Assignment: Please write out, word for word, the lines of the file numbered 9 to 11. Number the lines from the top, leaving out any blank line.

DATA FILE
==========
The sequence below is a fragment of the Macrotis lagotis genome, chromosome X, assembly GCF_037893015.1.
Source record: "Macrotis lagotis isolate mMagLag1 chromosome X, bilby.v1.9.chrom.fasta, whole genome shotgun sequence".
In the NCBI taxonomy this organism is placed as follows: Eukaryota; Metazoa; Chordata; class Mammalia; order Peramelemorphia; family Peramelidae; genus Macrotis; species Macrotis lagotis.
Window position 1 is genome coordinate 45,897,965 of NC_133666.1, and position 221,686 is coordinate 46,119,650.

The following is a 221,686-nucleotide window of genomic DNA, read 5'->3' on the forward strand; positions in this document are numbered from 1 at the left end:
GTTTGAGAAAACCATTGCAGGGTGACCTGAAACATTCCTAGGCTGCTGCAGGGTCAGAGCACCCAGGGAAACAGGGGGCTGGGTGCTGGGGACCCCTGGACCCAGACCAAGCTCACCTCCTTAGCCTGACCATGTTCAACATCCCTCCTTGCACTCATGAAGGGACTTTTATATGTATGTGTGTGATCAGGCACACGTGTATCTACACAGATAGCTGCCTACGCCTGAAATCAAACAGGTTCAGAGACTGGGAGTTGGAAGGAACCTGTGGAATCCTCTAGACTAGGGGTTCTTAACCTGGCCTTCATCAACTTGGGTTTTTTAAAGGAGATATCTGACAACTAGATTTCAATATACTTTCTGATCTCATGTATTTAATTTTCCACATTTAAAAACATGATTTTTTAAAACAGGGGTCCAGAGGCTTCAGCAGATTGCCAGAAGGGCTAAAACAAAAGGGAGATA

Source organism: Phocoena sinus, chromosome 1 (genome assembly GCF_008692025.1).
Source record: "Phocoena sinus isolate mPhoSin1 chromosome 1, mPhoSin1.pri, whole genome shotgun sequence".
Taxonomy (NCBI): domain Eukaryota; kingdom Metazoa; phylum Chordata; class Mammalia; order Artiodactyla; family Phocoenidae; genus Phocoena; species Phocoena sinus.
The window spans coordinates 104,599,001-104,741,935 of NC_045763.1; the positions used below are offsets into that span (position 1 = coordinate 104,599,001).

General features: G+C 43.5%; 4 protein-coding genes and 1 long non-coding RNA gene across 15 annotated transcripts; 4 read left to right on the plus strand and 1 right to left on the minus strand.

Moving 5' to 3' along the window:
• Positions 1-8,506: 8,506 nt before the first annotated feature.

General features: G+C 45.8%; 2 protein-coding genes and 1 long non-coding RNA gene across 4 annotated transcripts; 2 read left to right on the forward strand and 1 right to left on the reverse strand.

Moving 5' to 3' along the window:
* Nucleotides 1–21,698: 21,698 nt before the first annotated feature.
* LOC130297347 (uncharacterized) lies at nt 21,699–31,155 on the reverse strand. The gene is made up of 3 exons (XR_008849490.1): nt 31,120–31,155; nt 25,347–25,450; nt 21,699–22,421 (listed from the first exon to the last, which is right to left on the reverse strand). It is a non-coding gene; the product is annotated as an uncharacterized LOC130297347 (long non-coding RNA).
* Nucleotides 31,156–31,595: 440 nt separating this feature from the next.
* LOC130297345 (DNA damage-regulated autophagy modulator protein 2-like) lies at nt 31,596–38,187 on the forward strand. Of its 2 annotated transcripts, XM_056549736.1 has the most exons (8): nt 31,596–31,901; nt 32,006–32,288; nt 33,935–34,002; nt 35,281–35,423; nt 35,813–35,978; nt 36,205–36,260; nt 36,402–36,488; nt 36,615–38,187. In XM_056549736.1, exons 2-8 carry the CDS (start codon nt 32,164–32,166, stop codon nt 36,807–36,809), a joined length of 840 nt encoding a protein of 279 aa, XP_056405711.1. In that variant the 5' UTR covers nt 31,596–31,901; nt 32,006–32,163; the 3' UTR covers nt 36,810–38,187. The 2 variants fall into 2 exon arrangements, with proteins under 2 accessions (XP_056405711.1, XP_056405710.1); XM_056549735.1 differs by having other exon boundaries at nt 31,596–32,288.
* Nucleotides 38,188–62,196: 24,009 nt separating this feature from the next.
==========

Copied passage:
Taxonomy (NCBI): domain Eukaryota; kingdom Metazoa; phylum Chordata; class Mammalia; order Artiodactyla; family Phocoenidae; genus Phocoena; species Phocoena sinus.
The window spans coordinates 104,599,001-104,741,935 of NC_045763.1; the positions used below are offsets into that span (position 1 = coordinate 104,599,001).

General features: G+C 43.5%; 4 protein-coding genes and 1 long non-coding RNA gene across 15 annotated transcripts; 4 read left to right on the plus strand and 1 right to left on the minus strand.